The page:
Research Topic

Revolutions in human biospecimen study: leveraging new technologies to explore the pathology, therapeutics and biomarkers for atherosclerotic disease

About this Research Topic

Over the last few years, new high-throughput biotechnologies are revolutionizing our ways to utilize human biospecimens for understanding atherosclerotic disease. These recent advances allow deep profiling of individual cells at the genomics, epigenomics, transcriptomics and proteomics levels, or even simultaneous detection of various combinations of ‘Omics’ in the same cell. Additionally, novel methods to integrate data at different levels from tissue sections and dissociated tissues are the emerging trends in large and institutional biobank studies. Growing literature has shown the value of such sequencing and bioinformatic strategies in shedding light on (1) how risk genes, as identified by the Genome-Wide Association Study, contribute to atherogenesis (genotype to phenotype), and (2) how features of atherosclerotic lesions affect patient response in clinical trials (phenotype to the clinical outcome). The hybrid of cutting-edge biotechnologies and bioinformatic approaches helps us maximize biobank resources to accelerate bench-to-bedside research.

Moving forward, we need to prioritize applications of these state-of-the-art technologies to address clinically relevant questions. To our knowledge, numerous biobank-based studies are moving in this direction, aiming to explore the pathology, therapeutics, and biomarkers for atherosclerotic disease. This relies on dissecting the relationship of lesion characteristics, including cell composition, phenotypes, and spatial distribution, with cellular functions, biological processes, interactions with microenvironment, and disease trajectories. The heterogeneity and plasticity of lesion cells complicate the studies of human atherosclerotic lesions. In this research topic, we aim to showcase examples of endeavors, understand specific challenges, and brainstorm ideas of how advances in next-generation sequencing, computational biology and/or spatial biology could benefit biobank-based studies of atherosclerosis.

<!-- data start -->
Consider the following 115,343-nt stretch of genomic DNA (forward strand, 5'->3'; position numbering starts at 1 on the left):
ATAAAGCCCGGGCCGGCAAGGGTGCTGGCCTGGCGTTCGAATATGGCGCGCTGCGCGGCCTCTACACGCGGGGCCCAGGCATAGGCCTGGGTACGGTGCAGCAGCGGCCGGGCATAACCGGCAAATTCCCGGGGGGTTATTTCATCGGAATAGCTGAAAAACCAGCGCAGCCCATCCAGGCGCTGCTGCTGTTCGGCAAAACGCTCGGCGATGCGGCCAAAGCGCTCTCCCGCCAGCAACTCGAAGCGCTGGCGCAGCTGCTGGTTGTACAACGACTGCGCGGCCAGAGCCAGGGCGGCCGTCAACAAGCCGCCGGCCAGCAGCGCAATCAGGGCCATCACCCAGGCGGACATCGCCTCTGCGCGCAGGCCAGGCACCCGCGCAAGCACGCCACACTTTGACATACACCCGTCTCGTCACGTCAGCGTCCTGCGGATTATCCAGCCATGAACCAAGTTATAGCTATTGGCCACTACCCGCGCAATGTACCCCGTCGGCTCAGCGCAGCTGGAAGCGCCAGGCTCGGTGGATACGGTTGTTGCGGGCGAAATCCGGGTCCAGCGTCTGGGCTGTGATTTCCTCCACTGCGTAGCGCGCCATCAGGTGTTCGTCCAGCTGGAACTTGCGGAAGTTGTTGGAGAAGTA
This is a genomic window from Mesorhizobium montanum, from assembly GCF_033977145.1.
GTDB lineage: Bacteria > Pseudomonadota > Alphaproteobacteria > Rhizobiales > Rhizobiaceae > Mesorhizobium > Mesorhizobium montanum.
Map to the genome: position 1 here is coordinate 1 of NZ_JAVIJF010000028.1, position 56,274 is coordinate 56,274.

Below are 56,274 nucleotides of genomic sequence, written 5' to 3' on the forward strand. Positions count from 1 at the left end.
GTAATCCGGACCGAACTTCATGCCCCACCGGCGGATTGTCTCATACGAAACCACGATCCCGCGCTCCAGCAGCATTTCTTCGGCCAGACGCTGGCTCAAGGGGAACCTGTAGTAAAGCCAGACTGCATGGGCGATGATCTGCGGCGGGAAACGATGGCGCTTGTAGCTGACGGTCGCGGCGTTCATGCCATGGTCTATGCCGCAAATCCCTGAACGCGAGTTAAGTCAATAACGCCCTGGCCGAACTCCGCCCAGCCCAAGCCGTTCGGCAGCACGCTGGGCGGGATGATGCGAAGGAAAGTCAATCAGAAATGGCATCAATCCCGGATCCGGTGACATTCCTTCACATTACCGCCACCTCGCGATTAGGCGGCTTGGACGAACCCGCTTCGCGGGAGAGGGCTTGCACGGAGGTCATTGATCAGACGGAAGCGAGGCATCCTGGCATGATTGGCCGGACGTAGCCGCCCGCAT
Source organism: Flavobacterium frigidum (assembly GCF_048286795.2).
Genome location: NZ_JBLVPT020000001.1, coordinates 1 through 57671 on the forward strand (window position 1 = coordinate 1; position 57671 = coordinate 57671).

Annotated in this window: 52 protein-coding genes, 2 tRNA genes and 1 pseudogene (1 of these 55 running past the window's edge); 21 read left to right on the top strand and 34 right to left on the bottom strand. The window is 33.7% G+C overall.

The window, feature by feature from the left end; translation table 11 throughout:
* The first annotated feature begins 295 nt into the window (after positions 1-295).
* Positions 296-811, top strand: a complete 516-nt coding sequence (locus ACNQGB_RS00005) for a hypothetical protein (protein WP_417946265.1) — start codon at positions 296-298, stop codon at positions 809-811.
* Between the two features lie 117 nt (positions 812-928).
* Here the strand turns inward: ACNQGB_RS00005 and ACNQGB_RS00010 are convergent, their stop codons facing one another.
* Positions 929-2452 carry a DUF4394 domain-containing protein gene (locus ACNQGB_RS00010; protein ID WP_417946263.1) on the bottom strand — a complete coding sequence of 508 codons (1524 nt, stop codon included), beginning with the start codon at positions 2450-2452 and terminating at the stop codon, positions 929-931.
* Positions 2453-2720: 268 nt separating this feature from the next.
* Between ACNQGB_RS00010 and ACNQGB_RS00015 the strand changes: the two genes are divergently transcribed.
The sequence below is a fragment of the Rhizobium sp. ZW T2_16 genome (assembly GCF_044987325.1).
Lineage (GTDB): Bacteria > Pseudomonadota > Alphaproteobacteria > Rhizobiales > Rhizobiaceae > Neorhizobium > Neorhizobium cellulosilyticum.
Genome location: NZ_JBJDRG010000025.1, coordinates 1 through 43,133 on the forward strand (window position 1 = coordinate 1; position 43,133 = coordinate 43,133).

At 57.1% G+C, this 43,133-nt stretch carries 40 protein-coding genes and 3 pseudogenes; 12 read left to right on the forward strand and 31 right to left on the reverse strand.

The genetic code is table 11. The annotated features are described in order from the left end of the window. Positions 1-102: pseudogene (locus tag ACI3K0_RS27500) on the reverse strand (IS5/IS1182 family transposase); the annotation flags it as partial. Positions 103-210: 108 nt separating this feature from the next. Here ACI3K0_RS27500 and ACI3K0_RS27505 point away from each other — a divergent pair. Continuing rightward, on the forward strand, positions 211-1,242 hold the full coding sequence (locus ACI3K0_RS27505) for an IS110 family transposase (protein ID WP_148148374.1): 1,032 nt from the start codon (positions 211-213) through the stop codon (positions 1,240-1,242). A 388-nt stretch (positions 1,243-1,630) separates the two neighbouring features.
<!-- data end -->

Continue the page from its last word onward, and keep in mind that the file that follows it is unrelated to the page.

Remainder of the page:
In this research topic, we welcome manuscripts that showcase original research, review, perspectives, and methodology on the following:
1. Use of next-generation sequencing, computational biology and/or spatial biology in studies of human atherosclerotic disease. These include but are not limited to single cell analysis, network analysis, machine learning, and artificial intelligence-based imaging analysis.
2. Integration of multiomics data (eg. scRNA-seq, ATAC-seq, proteomics, multiplex imaging) to find therapeutic targets, repurpose therapeutics, and develop biomarkers in the field of atherosclerosis and vascular medicine.
3. New concepts and tools that utilize cardiovascular biobank resources to address clinically relevant questions, with a focus on, but not limited to sequencing, imaging, and/or data analysis platforms.


Important Note: All contributions to this Research Topic must be within the scope of the section and journal to which they are submitted, as defined in their mission statements. Frontiers reserves the right to guide an out-of-scope manuscript to a more suitable section or journal at any stage of peer review.